Local News

Troopers warn against sleepy driving

Posted January 1, 2009 9:56 p.m. EST
Updated March 9, 2009 5:11 p.m. EDT

— The state Highway Patrol is warning drivers of the dangers of operating a motor vehicle while tired.

“This is an everyday problem. It’s as bad as driving while impaired,” N.C. Trooper Beckley Vaughan said Thursday.

Vaughan said he has gotten reports of drivers being impaired when they were just tired. Drivers who fall asleep at the wheel are putting other drivers at risk, he said.

“With 'fatigue drivers,' those who do fall asleep, they have absolutely no control over the vehicle. They don’t know where they’re going to go. The vehicle pretty much takes over,” Vaughan said.

The National Highway Traffic Safety Administration estimates sleep related accidents result in 40,000 injuries annually.

Erick Jerome, of Clayton, was minutes away from his home when he fell asleep at the wheel and crashed into a ditch on Ten Ten Road in Wake County on Thursday.

Jerome was on his way home from a shift at Wal-Mart – one of his two jobs. He is also employed at Raleigh-Durham International Airport.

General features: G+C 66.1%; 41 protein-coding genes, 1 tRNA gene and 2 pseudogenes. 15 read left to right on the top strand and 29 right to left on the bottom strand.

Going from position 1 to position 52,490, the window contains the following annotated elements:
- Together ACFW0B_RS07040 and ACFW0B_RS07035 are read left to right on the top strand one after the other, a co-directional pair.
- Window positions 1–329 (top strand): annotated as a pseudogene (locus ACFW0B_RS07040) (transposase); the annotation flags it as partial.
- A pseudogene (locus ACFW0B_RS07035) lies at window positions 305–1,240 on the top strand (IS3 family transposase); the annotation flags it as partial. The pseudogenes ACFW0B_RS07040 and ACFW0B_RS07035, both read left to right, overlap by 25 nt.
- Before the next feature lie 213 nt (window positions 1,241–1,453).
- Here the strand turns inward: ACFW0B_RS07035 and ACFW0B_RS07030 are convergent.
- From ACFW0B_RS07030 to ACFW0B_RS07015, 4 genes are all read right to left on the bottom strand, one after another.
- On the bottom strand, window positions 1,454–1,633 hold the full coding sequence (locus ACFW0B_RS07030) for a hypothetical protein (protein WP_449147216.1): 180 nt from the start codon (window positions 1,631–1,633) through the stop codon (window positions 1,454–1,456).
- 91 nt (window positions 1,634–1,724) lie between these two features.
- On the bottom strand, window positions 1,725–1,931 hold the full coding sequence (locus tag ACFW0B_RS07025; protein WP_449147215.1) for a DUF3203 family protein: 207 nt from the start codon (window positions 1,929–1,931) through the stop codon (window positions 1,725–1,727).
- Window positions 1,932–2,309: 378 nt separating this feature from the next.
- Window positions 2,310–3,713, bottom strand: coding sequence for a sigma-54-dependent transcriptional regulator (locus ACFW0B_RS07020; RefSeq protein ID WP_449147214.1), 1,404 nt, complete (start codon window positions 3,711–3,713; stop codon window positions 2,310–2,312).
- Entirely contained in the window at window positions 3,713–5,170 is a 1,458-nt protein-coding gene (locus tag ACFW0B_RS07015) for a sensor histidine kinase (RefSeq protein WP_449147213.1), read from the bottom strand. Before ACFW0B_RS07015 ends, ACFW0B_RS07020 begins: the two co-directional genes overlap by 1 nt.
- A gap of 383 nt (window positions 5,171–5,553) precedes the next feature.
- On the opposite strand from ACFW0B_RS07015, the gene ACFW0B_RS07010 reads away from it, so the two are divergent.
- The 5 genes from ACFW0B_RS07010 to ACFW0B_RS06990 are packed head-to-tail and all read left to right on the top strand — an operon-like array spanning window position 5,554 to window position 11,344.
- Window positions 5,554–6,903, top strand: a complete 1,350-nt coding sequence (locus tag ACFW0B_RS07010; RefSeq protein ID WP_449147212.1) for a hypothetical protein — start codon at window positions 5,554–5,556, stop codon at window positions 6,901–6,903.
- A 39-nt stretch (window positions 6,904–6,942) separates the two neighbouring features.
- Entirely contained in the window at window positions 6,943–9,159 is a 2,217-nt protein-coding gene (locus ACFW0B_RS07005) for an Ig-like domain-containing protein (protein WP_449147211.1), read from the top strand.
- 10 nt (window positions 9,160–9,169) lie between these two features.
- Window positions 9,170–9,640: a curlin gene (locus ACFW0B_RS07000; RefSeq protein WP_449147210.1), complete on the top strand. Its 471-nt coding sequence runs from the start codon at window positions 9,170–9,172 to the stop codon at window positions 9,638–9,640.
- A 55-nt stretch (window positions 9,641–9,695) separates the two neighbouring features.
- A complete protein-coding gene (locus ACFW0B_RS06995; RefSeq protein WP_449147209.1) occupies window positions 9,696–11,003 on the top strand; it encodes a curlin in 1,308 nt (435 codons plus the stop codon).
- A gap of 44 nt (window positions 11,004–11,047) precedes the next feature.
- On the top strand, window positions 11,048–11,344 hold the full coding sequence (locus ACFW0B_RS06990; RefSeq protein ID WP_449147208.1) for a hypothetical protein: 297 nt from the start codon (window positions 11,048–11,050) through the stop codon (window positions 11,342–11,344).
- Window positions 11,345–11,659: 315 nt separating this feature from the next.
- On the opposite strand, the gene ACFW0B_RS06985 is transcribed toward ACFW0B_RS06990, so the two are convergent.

Jerome said that when he got behind the wheel of his car, he didn't realize he was so tired. He called his wife, Barbara, and said he had just hung up with her before the accident.

“I just lost control. The next thing I knew, I was in a ditch,” Jerome said.

Barbara Jerome said she was just grateful her husband is able to walk away from the crash.

“I could have lost my husband today – the first day of 2009,” she said.

Earlier Thursday, Patrick Jacob, 17, a junior at Princeton High School, wrecked on Bakers Chapel Road due to fatigue.

Trooper D. Braswell said Jacobs was driving home from an overnight New Year's event at church when he lost control and landed upside down in a ditch.

Jacobs was listed in good condition Thursday evening.

Troopers advise drivers to avoid driving when they are tired.

“There are many fatal accidents that are the result of fatigue drivers,” Vaughan said.

If fatigue sets in while driving, troopers suggest pulling over and making other arrangements to get to your destination.